Transmission Tech: Dual Clutch Operation Part 1
In this episode of Transmission Tech, Mike Riley begins a video series on DCT design, diagnostics and repair.
Electronics In Dual Clutch Units
This article is the final segment of our exploration of the dual-clutch transmission, or direct shift gear box (VW and Audi) or DualTronic in BorgWarner’s brand. We have included several schematics from a VW Touran model, as VW has the largest amount of these transmissions in use. VW using its VAS 5051 diagnostic system provides for, as they say, “guided fault finding,” which means that a test schedule is available for the unit and provides testing for sensors, actuators and the mechatronic (computerized) valve body.
Hydraulic & Fluid Controls in Dual-Clutch Units
To recap, we have looked at how the dual-clutch transmission functions, essentially two gear boxes in one with the input shafts driven by hydraulically applied clutch packs that drive three concentric shafts that are one inside the other. The innermost shaft drives a gerotor-type of fluid pump that provides pressurized fluid to actuate the dual clutches, lubricate and cool the components, and shift the transmission into the selected gear. The next two shafts are driven by the two clutch packs with one shaft shifting the even-number gears and one shifting the odd-numbered gears.
Controls Make Shifts Happen in Milliseconds
If you have been following the previous chapters of this series of articles, you are starting to understand the function of dual-clutch transmissions. We have used illustrations from the VW Direct Shift Gear Box (DSG) as VW has about 2 million of these units on the road at present.
The Beauty of Having Two Separate Gear Sets
In last month’s article, we began to study the dual-clutch transmission, looking at its potential to eventually replace the common torque converter-planetary automatic transmission. In this chapter, we will look at the mechanical theory of operations on how these gear boxes work. We will be using illustrations from VW and Audi who were the first to mass market this design in 2003, in the Audi TT and VW Golf models.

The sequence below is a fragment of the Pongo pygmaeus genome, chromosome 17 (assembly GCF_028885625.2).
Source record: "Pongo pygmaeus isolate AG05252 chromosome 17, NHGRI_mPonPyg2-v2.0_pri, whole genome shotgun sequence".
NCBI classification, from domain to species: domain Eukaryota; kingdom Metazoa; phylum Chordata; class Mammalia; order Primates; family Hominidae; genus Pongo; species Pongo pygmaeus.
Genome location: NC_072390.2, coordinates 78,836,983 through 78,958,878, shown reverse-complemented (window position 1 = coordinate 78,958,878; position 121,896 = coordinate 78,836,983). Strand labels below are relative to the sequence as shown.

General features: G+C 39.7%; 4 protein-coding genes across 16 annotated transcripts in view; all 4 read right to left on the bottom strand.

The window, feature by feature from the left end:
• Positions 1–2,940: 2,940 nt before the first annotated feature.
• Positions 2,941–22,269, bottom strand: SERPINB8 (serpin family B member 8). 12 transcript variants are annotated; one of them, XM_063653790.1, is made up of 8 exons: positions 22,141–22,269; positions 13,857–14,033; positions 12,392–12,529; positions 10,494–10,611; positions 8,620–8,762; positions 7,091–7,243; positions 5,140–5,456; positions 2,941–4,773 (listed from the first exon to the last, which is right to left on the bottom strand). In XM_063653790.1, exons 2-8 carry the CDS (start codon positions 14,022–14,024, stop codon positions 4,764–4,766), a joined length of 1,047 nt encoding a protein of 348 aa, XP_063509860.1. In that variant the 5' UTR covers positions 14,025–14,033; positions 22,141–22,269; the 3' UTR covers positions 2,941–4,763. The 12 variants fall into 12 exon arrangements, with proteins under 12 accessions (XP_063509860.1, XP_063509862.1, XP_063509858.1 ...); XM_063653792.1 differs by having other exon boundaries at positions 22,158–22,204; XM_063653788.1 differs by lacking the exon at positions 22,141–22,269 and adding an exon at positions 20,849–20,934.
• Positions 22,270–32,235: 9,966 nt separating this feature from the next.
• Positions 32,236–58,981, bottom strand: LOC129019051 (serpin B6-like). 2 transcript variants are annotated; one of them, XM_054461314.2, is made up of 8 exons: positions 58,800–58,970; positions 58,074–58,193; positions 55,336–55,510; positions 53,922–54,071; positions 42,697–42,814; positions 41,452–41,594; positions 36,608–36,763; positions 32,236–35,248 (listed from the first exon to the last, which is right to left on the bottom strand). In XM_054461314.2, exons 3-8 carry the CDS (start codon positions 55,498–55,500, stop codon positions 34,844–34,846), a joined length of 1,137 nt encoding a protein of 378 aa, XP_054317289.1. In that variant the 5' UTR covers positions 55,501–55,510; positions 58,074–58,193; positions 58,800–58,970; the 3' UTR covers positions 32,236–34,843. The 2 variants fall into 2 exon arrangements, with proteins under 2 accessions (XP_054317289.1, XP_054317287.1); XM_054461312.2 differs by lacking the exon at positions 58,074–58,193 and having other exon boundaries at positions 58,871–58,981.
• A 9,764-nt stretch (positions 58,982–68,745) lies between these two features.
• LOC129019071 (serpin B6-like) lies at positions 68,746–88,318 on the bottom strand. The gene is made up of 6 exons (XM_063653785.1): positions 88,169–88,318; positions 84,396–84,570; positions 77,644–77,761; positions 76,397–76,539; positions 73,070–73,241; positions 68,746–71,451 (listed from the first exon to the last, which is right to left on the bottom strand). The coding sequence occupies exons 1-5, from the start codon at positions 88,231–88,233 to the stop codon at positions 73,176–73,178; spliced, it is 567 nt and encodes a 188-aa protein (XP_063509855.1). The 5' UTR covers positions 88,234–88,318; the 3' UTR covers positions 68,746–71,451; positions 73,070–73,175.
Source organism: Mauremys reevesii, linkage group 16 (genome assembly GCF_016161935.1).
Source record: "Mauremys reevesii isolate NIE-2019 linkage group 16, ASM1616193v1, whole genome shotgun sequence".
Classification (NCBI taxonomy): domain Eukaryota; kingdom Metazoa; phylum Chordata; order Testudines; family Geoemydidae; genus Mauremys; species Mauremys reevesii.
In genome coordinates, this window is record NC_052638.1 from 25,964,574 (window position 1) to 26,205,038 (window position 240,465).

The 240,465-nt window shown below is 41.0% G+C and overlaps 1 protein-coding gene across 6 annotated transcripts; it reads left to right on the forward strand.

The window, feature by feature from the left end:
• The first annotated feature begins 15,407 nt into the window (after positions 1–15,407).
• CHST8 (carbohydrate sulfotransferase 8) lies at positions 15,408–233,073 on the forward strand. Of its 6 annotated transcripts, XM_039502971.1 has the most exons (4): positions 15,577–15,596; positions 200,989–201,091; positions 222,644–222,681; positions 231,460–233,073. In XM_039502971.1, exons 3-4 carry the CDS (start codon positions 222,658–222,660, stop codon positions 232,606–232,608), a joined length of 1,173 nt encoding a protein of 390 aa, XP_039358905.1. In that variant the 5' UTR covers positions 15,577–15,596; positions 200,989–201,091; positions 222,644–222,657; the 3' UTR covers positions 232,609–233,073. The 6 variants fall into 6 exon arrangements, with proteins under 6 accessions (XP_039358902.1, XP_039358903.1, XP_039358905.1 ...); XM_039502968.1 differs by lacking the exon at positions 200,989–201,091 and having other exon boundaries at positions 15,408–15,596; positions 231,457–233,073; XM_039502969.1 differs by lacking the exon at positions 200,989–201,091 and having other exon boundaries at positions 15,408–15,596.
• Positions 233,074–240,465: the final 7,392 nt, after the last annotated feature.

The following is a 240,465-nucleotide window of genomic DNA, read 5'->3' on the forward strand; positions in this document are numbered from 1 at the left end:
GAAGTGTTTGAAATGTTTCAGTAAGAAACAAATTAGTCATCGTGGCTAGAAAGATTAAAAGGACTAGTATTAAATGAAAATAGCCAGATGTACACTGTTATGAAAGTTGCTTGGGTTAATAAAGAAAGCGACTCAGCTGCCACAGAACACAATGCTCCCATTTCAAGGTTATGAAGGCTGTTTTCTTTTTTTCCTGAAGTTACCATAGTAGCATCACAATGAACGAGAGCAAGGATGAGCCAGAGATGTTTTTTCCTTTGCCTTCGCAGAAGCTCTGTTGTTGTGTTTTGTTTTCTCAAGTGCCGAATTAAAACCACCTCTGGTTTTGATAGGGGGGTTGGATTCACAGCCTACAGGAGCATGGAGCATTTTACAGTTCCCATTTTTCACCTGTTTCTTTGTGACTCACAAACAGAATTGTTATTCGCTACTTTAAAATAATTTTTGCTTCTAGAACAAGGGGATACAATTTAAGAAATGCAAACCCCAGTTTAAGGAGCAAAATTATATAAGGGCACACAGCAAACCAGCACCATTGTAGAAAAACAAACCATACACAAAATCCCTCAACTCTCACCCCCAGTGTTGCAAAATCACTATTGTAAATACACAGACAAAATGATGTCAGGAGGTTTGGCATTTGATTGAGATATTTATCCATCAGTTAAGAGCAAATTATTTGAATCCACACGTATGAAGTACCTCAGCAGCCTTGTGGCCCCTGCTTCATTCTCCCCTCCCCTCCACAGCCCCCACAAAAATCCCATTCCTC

Dual-Clutch Transmission: Wet or dry?
Even though manual (standard) transmissions had evolved ever since motor vehicles were created, the greater focus of the OEMs has been toward automatics. Automatic transmissions have received more speeds, pulleys (CVT), improved converter strategy and electronics to help keep pace with an ever-changing motor vehicle. Hybrid-vehicle transmissions also tend to be automatic in nature.
Dual-Clutch Transmissions – the Future Is Here Now
The automatic transmission equipped with a torque converter has been the mainstay of conventional drivelines since World War II. A great deal of research, improved designs and advanced transmission technology have brought us excellent five-, six- and seven-speed automatics that perform extremely well. Manual transmissions are still more efficient from the fuel-economy standpoint but depend on the driver’s skill and ability to drive in a fuel-efficient manner. The EPA does not like manual transmissions because they shift at closed throttle. Automatics shift at open throttle and make control of emission levels much easier.